SOAS University of London

Department of Anthropology and Sociology

Anthropology in London Day 2013


Date: 17 June 2013Time: 9:30 AM

Finishes: 17 June 2013Time: All Day

Venue: UCL

Type of Event: Conference

Opening plenary speakers:

Pat Caplan (Goldsmiths) on '"Things which were inside have come out": secrecy, confidentiality and respect in writing personal narratives and biographies'
Christopher Pinney (UCL) on 'Once Upon a Time in Central India'
Listen to the opening plenary here.

Loading the player...


Closing plenary speakers:

Participants: Allen Abramson (UCL); Mukulika Banerjee (LSE), Eric Hirsch (Brunel), Nici Nelson (Goldsmiths)
Listen to the closing plenary here.

Loading the player...


"Visibility and Concealment"

Organised by the anthropology departments of Goldsmiths and UCL in collaboration with University of East London, Brunel, SOAS, LSE, LSHTM and KCL departments.

Anthropological writing involves rendering hidden and overlooked social facts tangible, and, as such, concealment and visibility are central to anthropological endeavour.  Three issues would appear to arise: substantive, epistemological, ethical.  In the first case, the performance and crystallisation of underlying significance has to a large extent displaced the ideological concealment of asymmetry as a major focus in analysis. What place, thereby, does concealment - as well as performance - come to occupy as a preoccupation and presence in the lives of our research participants/informants? Secondly, post-representational claims would seem to terminate the anthropological disclosure of implicit relations which might be hidden to research participants/informants and which they do not perform.  How does contemporary anthropology survive this interdiction? And, have any impact as a result? In the third case, one cannot necessarily write about everything discovered in the field without betraying confidences or breaching ethical guidelines.  Often those things that cannot be discussed from fieldwork (like love, gossip, conflicts and other intimacies) form the most interesting parts of our field experiences and, indeed, a vital part of our ideal analysis. Yet they must remain undocumented in order to protect our research participants/informants. More recently issues of concealment have also come to the fore for anthropologists in regards to open access. How is contemporary anthropology unmade and renewed in relation to such stringent ethical codes and in light of growing expectations regarding impact?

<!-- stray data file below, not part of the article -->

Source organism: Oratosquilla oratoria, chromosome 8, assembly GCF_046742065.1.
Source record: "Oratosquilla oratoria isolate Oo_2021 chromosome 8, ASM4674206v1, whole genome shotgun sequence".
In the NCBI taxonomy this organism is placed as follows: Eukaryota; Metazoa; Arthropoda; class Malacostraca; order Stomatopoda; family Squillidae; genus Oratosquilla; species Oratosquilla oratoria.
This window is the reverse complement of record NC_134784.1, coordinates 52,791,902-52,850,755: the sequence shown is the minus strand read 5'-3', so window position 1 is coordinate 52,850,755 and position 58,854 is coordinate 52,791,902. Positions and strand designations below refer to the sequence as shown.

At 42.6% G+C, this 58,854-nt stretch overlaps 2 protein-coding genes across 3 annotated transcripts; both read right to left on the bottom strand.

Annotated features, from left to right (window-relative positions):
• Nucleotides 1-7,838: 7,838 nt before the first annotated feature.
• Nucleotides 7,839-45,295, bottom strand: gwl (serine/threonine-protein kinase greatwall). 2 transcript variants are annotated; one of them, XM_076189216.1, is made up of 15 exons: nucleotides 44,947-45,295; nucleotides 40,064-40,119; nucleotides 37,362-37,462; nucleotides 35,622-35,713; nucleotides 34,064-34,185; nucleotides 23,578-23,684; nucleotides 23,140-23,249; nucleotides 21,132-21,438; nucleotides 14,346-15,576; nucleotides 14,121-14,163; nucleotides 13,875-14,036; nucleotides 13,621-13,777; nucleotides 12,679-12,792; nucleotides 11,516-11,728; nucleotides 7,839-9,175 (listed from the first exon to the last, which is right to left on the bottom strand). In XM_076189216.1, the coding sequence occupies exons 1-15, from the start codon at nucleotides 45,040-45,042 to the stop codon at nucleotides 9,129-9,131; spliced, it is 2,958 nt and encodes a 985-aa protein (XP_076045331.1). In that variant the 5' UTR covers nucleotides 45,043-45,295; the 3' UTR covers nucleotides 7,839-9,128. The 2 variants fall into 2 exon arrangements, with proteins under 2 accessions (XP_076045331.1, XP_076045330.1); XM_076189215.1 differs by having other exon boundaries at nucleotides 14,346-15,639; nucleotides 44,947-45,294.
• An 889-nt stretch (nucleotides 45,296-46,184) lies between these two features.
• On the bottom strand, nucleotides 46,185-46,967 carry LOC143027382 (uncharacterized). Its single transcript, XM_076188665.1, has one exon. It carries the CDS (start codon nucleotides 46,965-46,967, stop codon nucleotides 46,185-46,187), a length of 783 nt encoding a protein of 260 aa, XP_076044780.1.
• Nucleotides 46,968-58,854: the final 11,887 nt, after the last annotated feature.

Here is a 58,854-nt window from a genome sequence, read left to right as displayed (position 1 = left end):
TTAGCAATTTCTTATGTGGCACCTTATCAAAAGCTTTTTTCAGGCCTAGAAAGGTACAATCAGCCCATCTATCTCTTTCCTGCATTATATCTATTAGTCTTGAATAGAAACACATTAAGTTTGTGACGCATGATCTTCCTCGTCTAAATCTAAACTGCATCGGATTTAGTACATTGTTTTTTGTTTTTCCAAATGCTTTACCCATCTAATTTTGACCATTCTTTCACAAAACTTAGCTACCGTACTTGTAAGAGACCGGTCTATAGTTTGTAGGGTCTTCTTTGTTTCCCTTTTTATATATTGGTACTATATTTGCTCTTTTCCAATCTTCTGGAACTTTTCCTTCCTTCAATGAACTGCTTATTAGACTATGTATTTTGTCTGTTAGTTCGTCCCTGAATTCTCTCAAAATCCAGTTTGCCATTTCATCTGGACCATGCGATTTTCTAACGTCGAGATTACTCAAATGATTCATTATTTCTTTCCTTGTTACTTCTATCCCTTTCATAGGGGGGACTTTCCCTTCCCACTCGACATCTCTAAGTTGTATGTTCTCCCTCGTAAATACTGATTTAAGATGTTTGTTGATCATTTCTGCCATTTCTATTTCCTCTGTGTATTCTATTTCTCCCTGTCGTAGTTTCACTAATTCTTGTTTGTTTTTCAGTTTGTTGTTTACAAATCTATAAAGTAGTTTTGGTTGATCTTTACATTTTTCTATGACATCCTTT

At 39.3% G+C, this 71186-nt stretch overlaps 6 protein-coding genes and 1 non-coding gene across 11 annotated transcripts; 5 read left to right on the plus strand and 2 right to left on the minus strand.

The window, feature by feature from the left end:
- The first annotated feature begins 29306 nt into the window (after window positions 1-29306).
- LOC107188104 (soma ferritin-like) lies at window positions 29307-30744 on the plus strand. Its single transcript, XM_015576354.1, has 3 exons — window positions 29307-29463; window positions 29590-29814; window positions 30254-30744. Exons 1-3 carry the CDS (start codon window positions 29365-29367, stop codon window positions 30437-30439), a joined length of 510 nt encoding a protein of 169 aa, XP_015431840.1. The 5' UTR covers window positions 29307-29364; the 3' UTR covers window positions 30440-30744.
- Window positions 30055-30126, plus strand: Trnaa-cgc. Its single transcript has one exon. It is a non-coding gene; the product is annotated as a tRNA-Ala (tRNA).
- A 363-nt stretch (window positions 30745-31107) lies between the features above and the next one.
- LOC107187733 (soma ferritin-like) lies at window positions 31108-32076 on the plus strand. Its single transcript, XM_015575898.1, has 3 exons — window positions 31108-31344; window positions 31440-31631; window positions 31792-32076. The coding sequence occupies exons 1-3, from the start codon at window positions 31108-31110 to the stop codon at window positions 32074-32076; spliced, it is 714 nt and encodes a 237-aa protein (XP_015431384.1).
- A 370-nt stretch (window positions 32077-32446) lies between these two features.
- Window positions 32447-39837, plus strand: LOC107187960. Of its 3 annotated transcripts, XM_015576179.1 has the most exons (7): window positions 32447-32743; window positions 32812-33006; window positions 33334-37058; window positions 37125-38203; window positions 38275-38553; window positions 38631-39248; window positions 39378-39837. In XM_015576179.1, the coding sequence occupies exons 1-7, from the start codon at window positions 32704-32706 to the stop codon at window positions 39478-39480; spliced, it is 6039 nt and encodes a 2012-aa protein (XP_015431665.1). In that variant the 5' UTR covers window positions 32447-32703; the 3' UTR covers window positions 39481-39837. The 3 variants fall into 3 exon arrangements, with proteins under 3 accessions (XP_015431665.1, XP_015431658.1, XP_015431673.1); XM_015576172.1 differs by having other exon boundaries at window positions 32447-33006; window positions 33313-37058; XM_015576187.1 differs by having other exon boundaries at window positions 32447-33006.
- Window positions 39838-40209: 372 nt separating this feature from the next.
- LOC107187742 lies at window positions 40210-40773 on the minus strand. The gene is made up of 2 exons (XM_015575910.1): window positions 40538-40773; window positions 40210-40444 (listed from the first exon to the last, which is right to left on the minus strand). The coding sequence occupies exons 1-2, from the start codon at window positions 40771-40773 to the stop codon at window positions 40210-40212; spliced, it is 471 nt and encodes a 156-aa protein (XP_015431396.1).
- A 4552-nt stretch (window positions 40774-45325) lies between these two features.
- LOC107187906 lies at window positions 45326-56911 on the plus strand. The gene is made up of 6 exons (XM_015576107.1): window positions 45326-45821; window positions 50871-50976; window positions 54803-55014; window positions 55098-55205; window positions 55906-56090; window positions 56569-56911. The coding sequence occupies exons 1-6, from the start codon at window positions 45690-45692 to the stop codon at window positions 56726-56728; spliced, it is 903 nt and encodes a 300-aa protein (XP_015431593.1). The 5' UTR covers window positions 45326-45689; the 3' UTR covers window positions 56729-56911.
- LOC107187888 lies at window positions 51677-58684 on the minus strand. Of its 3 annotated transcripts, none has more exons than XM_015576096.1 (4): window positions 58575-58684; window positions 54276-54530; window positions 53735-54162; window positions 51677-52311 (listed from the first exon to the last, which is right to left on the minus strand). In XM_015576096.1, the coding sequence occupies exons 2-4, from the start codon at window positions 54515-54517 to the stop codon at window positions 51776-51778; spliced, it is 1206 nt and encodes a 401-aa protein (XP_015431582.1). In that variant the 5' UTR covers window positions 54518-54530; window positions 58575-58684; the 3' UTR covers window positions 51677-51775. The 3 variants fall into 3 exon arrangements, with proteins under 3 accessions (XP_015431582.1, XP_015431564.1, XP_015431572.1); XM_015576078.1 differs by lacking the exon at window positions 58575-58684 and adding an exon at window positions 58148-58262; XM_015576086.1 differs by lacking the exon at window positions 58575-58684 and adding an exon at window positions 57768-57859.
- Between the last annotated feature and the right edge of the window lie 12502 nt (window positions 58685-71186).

Organiser: Gavin Weston/Stephanie Kitchen

Contact email:,